Target planning to add single-stall bathrooms

This Wednesday, June 29, 2016, photo shows a Target store in Hialeah, Fla. Target reported financial results Wednesday, Aug. 17.
This Wednesday, June 29, 2016, photo shows a Target store in Hialeah, Fla. Target reported financial results Wednesday, Aug. 17. AP

Target said Wednesday that it is preparing to spend $20 million in coming months to add single-stall bathrooms along with men’s and women's restrooms in its stores, a move meant to accommodate shoppers concerned about the retailers’ policy of allowing customers and employees to use the bathroom that corresponds to the gender they identify with.

“Some of our guests clearly are uncomfortable with our policy, and some are really supportive,” Cathy Smith, Target’s chief financial officer, said during a conference call with reporters.

Earlier this year, Target weighed in during a national debate over a law in North Carolina requiring people to use public bathrooms that correspond to their gender at birth. About a month after Gov. Pat McCrory signed the controversial House Bill 2, Target issued a statement saying that the company stands for inclusivity and welcomes people to use the bathroom that corresponds to their gender identity.

There had been some backlash to that move on social media, and an online petition was created encouraging shoppers to boycott Target. Some opponents protested outside their local store.

This summer, evangelist Franklin Graham renewed his call for a boycott of Target following reports that a transgender woman in Idaho was arrested for taking pictures of an 18 year-old woman in one of the retailer’s changing rooms.

When asked whether boycotts or other dissatisfaction over the bathroom policy had contributed to weak sales growth in the most recent quarter, Smith said, “It’s difficult to tease out one thing that’s driving results.” She added that based on the evidence the team has today, the impact of the bathroom issue has “really not been material.”

Most of Target’s stores already have a single-stall bathroom, but this latest investment will ensure every store in the fleet offers that option to shoppers.

Target spoke about this issue as it reported quarterly earnings results, which showed the store’s turnaround hit some turbulence this summer. The big-box store said that traffic declined in its locations for the first time in nearly two years.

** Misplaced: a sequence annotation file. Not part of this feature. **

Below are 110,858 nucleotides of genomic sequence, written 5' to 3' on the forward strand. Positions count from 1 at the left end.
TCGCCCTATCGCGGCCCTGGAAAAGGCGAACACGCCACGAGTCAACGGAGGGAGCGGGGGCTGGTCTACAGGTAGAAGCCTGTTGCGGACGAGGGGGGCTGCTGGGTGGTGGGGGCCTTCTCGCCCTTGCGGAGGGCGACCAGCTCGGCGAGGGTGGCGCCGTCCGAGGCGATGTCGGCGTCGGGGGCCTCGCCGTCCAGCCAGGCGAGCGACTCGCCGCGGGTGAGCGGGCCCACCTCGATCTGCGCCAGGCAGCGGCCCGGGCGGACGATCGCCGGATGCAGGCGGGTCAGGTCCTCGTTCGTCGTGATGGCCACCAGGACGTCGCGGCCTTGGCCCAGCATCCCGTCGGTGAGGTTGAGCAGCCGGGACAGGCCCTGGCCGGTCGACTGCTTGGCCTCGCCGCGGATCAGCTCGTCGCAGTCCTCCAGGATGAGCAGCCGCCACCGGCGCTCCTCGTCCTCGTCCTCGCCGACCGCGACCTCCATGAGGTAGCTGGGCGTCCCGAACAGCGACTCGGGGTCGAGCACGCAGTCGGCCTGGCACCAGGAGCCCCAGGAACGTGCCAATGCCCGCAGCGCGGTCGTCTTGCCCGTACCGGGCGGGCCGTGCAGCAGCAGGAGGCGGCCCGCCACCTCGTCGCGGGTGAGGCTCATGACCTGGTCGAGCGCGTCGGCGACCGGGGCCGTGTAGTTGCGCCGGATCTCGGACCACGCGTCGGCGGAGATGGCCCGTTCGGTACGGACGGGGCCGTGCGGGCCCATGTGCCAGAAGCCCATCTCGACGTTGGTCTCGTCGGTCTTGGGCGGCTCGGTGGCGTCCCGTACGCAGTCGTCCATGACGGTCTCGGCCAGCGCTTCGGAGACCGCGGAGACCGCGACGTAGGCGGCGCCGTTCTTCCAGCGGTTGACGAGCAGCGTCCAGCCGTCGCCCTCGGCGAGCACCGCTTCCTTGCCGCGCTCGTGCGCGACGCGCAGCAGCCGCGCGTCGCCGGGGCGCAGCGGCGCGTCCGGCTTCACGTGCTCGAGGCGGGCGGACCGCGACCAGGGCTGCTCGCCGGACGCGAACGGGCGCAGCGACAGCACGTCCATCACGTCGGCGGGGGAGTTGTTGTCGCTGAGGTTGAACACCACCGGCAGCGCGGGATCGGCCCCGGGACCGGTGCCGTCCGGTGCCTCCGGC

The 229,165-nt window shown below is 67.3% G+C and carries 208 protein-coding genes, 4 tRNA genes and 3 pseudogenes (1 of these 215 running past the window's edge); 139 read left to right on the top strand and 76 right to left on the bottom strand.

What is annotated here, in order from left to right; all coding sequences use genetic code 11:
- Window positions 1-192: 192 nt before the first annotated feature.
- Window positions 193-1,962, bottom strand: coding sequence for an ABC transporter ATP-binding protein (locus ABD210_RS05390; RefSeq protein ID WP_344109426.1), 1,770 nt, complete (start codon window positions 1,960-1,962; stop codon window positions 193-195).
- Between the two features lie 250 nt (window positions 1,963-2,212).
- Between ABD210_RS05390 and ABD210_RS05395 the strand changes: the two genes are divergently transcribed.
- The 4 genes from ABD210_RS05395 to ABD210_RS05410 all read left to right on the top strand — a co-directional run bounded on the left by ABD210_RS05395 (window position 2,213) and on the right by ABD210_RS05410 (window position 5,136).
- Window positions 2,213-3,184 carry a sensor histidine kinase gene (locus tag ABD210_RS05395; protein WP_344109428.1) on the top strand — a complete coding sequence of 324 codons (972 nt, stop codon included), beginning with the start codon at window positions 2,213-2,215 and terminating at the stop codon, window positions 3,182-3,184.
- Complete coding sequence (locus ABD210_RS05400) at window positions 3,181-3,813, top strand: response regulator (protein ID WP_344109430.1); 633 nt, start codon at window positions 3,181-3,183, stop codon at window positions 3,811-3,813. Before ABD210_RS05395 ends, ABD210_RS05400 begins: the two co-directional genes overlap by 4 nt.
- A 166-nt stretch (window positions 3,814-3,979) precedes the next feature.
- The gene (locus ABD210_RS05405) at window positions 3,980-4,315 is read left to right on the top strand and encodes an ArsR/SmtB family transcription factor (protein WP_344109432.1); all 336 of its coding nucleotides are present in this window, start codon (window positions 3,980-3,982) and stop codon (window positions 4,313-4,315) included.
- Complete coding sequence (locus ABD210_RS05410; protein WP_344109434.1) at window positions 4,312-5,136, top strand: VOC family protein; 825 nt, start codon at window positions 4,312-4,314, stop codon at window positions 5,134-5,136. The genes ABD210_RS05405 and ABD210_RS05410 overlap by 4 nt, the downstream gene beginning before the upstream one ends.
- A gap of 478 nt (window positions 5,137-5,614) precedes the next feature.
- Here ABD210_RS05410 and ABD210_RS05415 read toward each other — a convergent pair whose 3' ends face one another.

Sales slid 7.2 percent, which the company said was fueled by several factors: Consumer electronics sales were dismal, and executives said its grocery departments need improvement. Executives also referred repeatedly to a need to “rebalance” their message to attract value-oriented customers.

Target has been focused lately on spiffing up such categories as fashion and home goods, the kinds of products that they think can help them rekindle an upscale reputation. But the talk of rebalancing suggests it swung the pendulum too far toward these style products and neglected to emphasize essentials that are often the impetus of a trip to the store.

Target also offered a fairly gloomy forecast for the rest of 2016, slashing its earnings forecasts and saying it expects flat-to-lower sales at stores open more than a year.

Brian Cornell, Target’s chief executive, contended on a conference call with investors that the retailer was hampered during the quarter by a “difficult retail environment” and a “cautious” consumer. That doesn’t quite align, though, with how others in the industry have characterized the recent consumer climate.

Home Depot reported robust earnings results Tuesday, and executives at the home-improvement chain said shoppers appeared to be eager for big-ticket items. Consumer spending was the key driver of economic growth in the second quarter, and the National Retail Federation recently revised its forecasts upward for industry-wide growth this year, citing high consumer confidence and the expectation of improved consumer spending.

Overall, though, Target's revenue for the quarter slipped to $16.17 billion, while profit tumbled 9.7 percent to $680 million, or $1.16 per share. The Observer contributed.